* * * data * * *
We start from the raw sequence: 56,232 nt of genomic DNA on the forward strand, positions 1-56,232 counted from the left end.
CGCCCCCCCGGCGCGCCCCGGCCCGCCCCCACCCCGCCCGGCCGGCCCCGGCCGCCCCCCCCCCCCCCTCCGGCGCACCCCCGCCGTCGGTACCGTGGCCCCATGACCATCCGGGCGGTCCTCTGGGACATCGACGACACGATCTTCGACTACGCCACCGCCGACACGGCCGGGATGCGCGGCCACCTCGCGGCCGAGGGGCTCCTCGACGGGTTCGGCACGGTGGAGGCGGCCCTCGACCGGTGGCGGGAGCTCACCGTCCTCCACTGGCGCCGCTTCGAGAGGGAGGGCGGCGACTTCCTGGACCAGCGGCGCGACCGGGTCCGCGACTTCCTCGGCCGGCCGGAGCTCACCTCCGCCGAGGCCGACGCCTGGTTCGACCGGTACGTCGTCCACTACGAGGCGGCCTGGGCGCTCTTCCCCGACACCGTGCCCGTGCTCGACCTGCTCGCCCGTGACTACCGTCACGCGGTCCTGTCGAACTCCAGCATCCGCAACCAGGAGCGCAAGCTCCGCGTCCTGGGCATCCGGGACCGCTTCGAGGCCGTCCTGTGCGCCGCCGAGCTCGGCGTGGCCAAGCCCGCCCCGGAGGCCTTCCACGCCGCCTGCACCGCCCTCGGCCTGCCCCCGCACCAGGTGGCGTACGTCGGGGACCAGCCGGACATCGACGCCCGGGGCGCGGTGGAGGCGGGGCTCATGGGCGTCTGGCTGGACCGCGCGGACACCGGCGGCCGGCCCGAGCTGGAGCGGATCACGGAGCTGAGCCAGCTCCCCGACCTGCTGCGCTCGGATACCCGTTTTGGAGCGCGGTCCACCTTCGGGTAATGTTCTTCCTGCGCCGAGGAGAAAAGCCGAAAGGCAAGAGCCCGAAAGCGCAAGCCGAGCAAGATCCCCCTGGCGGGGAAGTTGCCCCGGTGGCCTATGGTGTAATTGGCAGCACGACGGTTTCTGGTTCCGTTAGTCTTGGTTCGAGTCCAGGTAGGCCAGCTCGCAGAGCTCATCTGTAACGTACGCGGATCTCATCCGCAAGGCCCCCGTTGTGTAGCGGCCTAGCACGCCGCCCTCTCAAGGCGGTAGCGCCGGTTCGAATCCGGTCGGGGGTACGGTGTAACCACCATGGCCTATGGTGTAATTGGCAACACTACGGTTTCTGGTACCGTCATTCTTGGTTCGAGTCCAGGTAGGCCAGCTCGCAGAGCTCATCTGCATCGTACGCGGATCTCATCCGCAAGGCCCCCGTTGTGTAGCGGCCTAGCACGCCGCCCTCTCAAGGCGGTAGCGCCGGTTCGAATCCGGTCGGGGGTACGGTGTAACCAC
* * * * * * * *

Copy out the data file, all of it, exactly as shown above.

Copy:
We start from the raw sequence: 56,232 nt of genomic DNA on the forward strand, positions 1-56,232 counted from the left end.
CGCCCCCCCGGCGCGCCCCGGCCCGCCCCCACCCCGCCCGGCCGGCCCCGGCCGCCCCCCCCCCCCCCTCCGGCGCACCCCCGCCGTCGGTACCGTGGCCCCATGACCATCCGGGCGGTCCTCTGGGACATCGACGACACGATCTTCGACTACGCCACCGCCGACACGGCCGGGATGCGCGGCCACCTCGCGGCCGAGGGGCTCCTCGACGGGTTCGGCACGGTGGAGGCGGCCCTCGACCGGTGGCGGGAGCTCACCGTCCTCCACTGGCGCCGCTTCGAGAGGGAGGGCGGCGACTTCCTGGACCAGCGGCGCGACCGGGTCCGCGACTTCCTCGGCCGGCCGGAGCTCACCTCCGCCGAGGCCGACGCCTGGTTCGACCGGTACGTCGTCCACTACGAGGCGGCCTGGGCGCTCTTCCCCGACACCGTGCCCGTGCTCGACCTGCTCGCCCGTGACTACCGTCACGCGGTCCTGTCGAACTCCAGCATCCGCAACCAGGAGCGCAAGCTCCGCGTCCTGGGCATCCGGGACCGCTTCGAGGCCGTCCTGTGCGCCGCCGAGCTCGGCGTGGCCAAGCCCGCCCCGGAGGCCTTCCACGCCGCCTGCACCGCCCTCGGCCTGCCCCCGCACCAGGTGGCGTACGTCGGGGACCAGCCGGACATCGACGCCCGGGGCGCGGTGGAGGCGGGGCTCATGGGCGTCTGGCTGGACCGCGCGGACACCGGCGGCCGGCCCGAGCTGGAGCGGATCACGGAGCTGAGCCAGCTCCCCGACCTGCTGCGCTCGGATACCCGTTTTGGAGCGCGGTCCACCTTCGGGTAATGTTCTTCCTGCGCCGAGGAGAAAAGCCGAAAGGCAAGAGCCCGAAAGCGCAAGCCGAGCAAGATCCCCCTGGCGGGGAAGTTGCCCCGGTGGCCTATGGTGTAATTGGCAGCACGACGGTTTCTGGTTCCGTTAGTCTTGGTTCGAGTCCAGGTAGGCCAGCTCGCAGAGCTCATCTGTAACGTACGCGGATCTCATCCGCAAGGCCCCCGTTGTGTAGCGGCCTAGCACGCCGCCCTCTCAAGGCGGTAGCGCCGGTTCGAATCCGGTCGGGGGTACGGTGTAACCACCATGGCCTATGGTGTAATTGGCAACACTACGGTTTCTGGTACCGTCATTCTTGGTTCGAGTCCAGGTAGGCCAGCTCGCAGAGCTCATCTGCATCGTACGCGGATCTCATCCGCAAGGCCCCCGTTGTGTAGCGGCCTAGCACGCCGCCCTCTCAAGGCGGTAGCGCCGGTTCGAATCCGGTCGGGGGTACGGTGTAACCAC